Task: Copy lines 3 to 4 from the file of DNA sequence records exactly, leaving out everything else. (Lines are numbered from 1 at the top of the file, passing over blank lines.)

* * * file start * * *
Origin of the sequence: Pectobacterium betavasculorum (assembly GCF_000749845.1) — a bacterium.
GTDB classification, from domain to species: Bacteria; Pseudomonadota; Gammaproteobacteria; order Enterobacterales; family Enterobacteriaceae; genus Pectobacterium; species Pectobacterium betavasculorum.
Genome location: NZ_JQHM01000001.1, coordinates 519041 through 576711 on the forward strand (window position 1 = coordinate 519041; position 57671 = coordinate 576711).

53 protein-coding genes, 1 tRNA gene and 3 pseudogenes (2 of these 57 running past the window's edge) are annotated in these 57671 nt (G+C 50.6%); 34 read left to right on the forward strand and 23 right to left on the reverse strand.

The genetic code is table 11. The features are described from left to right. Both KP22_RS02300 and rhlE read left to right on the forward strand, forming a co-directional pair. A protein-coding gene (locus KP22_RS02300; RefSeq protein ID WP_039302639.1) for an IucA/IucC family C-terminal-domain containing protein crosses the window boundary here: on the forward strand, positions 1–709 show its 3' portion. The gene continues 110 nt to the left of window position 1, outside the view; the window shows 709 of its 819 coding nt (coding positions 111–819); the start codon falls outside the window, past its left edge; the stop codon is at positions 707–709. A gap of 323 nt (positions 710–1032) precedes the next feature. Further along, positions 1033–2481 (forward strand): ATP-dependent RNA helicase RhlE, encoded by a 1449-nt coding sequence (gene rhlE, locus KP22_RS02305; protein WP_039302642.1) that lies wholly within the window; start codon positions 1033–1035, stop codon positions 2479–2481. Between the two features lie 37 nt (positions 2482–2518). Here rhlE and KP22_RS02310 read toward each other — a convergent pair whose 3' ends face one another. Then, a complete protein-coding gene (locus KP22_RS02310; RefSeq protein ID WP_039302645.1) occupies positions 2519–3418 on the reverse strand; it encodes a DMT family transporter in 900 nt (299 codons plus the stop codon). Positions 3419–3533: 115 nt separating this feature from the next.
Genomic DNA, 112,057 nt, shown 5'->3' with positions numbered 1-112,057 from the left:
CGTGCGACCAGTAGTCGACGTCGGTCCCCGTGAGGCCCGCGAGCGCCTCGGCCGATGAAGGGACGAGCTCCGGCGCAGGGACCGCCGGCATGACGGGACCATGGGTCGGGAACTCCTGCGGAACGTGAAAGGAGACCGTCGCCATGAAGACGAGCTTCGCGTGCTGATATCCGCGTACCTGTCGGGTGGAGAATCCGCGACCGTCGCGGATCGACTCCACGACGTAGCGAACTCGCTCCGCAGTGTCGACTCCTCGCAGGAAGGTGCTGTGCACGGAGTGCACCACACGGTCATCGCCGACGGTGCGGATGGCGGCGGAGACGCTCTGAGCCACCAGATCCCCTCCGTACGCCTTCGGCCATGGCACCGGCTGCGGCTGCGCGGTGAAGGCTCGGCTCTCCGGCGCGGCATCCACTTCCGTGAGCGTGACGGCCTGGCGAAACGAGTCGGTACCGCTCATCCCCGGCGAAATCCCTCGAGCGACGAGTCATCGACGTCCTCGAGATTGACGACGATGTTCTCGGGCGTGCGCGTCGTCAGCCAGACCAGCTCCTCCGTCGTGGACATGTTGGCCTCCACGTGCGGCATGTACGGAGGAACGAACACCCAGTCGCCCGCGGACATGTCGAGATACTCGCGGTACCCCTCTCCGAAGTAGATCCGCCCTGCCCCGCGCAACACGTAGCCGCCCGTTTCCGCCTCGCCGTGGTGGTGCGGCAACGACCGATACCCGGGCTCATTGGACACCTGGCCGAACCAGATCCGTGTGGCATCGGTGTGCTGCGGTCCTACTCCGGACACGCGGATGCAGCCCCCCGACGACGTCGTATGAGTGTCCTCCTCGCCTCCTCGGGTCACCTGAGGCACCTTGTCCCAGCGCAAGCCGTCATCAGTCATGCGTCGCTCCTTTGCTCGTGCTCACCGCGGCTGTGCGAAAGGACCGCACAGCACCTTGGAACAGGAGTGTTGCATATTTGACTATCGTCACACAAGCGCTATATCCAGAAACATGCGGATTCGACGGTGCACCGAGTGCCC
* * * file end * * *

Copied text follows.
Genome location: NZ_JQHM01000001.1, coordinates 519041 through 576711 on the forward strand (window position 1 = coordinate 519041; position 57671 = coordinate 576711).

53 protein-coding genes, 1 tRNA gene and 3 pseudogenes (2 of these 57 running past the window's edge) are annotated in these 57671 nt (G+C 50.6%); 34 read left to right on the forward strand and 23 right to left on the reverse strand.